Last weekend, I watched the ribbon-cutting ceremony for Ocean Discovery Institute’s new “Living Lab” in City Heights. The place was filled with supporters and well-wishers - political leaders, scientists, community members, donors, volunteers, and Ocean Leaders. Visions from last Sunday keep coming back to me…my daughter, not even born that first summer, was playing with the children of Ocean Leaders who themselves were children when I met them in 2004. Another Ocean Leader, Rudy Vargas, is now himself a political force in San Diego and beyond, while others are students in STEM, conservation scientists, and community leaders.
Let me be clear - I had only a tiny role in this incredible success. But I am super proud of being there and touching lives to the extent I have, and also very grateful for the ways Ocean Discovery Institute has impacted my life and my family.
I can’t wait to see what happens next!
If you can go see this tonight, do it. I absolutely love her books, and her artwork is wonderful. As The Nat says:
Click the picture below to get your tickets! Tonight at 7pm.
Sure, he is among the most famous and talented marine ecologists, has an amazing family, is a wonderful friend, champion of the underrepresented, and has had a richer life immersed in natural history than anyone could hope for.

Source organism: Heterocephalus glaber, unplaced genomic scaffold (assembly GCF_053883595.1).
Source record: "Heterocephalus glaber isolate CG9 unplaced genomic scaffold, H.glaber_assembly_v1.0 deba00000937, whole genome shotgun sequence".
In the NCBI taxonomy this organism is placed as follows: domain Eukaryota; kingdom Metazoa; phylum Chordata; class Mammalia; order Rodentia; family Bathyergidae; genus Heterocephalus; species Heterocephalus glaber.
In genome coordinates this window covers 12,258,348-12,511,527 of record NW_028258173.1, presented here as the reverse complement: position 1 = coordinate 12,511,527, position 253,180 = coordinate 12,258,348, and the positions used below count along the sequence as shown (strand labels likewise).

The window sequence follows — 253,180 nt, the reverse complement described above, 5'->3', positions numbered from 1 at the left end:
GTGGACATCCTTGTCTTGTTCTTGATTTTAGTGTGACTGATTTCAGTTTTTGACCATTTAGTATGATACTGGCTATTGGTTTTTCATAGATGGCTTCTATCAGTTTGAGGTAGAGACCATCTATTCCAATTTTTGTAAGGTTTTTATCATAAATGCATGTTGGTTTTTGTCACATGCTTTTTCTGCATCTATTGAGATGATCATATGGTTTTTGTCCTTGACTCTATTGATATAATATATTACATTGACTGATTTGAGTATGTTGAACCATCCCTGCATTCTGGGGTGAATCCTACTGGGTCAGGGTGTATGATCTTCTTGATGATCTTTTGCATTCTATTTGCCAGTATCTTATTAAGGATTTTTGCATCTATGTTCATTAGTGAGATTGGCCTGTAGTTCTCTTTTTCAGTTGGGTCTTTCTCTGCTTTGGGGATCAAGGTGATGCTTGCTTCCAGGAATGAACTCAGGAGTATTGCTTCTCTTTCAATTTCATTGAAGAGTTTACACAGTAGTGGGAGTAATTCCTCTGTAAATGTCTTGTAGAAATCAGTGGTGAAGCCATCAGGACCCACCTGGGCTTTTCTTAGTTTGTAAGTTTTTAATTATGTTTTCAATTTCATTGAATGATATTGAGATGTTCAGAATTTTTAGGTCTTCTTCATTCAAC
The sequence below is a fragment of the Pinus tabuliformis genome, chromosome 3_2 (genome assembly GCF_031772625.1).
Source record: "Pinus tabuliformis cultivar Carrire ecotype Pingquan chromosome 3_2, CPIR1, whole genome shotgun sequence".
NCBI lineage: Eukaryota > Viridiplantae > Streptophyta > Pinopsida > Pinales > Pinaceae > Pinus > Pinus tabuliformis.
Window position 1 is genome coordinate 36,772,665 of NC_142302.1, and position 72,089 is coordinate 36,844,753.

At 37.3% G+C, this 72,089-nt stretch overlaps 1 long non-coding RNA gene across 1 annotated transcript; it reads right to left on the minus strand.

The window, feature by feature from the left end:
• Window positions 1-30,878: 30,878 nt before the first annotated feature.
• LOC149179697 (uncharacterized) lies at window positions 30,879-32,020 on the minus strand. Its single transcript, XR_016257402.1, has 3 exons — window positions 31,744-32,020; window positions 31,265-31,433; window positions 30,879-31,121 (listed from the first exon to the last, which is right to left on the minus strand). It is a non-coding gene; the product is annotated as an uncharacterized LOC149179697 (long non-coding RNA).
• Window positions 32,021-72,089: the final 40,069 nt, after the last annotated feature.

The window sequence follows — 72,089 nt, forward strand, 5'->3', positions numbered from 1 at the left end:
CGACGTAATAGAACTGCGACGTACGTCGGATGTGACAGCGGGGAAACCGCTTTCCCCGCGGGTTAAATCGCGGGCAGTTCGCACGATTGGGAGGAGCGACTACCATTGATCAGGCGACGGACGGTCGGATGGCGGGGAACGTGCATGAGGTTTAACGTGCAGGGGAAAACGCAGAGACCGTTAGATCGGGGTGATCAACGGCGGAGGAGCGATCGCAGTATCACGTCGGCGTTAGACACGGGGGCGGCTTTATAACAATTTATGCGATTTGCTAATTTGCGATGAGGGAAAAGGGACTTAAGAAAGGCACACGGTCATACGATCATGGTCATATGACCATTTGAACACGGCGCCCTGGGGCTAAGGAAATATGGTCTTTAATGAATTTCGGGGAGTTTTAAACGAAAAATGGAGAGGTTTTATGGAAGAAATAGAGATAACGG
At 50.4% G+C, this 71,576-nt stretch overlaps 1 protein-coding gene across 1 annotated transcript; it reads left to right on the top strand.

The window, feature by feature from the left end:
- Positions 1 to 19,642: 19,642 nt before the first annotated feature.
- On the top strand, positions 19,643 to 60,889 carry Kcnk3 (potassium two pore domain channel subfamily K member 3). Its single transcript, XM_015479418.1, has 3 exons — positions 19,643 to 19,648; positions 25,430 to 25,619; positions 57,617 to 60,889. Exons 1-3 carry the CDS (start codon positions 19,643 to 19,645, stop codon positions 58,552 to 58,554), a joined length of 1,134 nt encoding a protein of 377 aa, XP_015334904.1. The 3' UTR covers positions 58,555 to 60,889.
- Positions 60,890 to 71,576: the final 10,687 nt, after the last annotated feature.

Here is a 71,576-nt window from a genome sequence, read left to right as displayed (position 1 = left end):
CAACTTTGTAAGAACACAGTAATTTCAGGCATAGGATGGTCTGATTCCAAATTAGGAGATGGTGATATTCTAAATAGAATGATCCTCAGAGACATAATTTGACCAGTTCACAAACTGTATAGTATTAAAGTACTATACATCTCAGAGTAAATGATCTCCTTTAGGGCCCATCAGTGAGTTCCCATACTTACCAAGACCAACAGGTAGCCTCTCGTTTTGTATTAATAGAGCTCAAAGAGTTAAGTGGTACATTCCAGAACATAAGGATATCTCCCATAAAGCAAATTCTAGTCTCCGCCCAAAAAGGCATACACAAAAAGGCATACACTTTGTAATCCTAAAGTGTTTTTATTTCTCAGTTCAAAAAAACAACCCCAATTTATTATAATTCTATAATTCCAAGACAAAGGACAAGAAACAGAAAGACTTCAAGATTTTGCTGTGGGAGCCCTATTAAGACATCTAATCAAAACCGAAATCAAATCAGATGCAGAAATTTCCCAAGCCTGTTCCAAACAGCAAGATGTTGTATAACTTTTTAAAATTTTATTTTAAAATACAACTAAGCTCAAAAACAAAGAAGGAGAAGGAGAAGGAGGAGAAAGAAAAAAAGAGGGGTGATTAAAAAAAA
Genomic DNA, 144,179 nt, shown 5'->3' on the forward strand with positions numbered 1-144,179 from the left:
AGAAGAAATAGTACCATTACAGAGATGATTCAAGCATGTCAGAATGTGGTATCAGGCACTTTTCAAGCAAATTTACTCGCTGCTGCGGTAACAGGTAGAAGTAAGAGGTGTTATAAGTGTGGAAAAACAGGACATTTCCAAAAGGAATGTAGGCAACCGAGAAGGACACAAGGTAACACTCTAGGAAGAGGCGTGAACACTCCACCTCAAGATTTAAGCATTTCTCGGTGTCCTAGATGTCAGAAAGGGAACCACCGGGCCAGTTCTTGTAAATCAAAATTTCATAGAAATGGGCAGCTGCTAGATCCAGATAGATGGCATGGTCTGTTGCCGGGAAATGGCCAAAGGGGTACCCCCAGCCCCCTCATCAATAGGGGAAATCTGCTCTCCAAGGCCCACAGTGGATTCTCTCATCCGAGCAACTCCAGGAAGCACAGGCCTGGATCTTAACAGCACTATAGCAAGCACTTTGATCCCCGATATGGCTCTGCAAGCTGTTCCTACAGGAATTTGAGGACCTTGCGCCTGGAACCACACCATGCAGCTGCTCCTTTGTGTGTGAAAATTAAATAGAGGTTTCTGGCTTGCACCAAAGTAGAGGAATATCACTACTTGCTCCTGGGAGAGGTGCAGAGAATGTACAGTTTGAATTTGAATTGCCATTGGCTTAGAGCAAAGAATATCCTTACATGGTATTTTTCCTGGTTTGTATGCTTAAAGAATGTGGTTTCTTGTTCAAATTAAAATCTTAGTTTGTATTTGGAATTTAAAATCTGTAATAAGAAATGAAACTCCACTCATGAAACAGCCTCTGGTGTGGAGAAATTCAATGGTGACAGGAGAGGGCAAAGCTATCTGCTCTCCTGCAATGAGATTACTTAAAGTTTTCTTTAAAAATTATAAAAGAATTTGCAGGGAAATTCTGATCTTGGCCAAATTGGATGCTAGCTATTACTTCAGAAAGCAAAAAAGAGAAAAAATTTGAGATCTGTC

And now he is an award-winning author of a children’s book? That hardly seems fair.
Check out Liebres y Ratas, Aves y Semillas, Cactos y Árboles: Plantas y animales en interacción en El Pinacate, Desierto Sonorense, México, winner of one of the 2018 Latino Literacy Now’s International Latino Book Awards.
putting the finishing touches on my slides for this talk at the San Diego Natural History Museum.
Excited? Yes. Nervous? Also yes!
[Edited to correct my lame mistake of misidentifying Angelica]
So, I have heard a lot about Hamilton for the past few years (often from my 11 year old daughter), and I have always felt…well, a few things: “that Lin Manuel Miranda is brilliant - such a good person doing positive things for the world - wow, those are some talented actors/singers - yup, I really enjoy the songs from the musical”. But having seen Hamilton in person yesterday, I just want to say - wow, I underestimated how powerful it is.
Yeah, yeah, I know, I am late to the party, but holy crap - that was a crazy great show. There have been two musical events in my life that have been transformative - seeing Tom Waits in concert at the Wiltern, and seeing Hamilton on Broadway yesterday.
To top it off, I was amazed that, after an undoubtedly exhausting performance, @MichaelLuwoye (A. Ham) and @_mandygonzalez (Angelica) generously spent time signing autographs and taking pictures with fans (including my star-struck daughter). _
So - I get it! What a stunning, moving, funny, exciting show.
I saw THIS interesting study today, and it reinforced one of the messages I took from that cool article I posted recently.
I think email is a really difficult problem, and one that there is not enough time to address in this post. That said, part of having a good lab code of ethics (see this awesome one HERE) is being clear about email expectations. One of the best lines in that code of conduct linked above is this: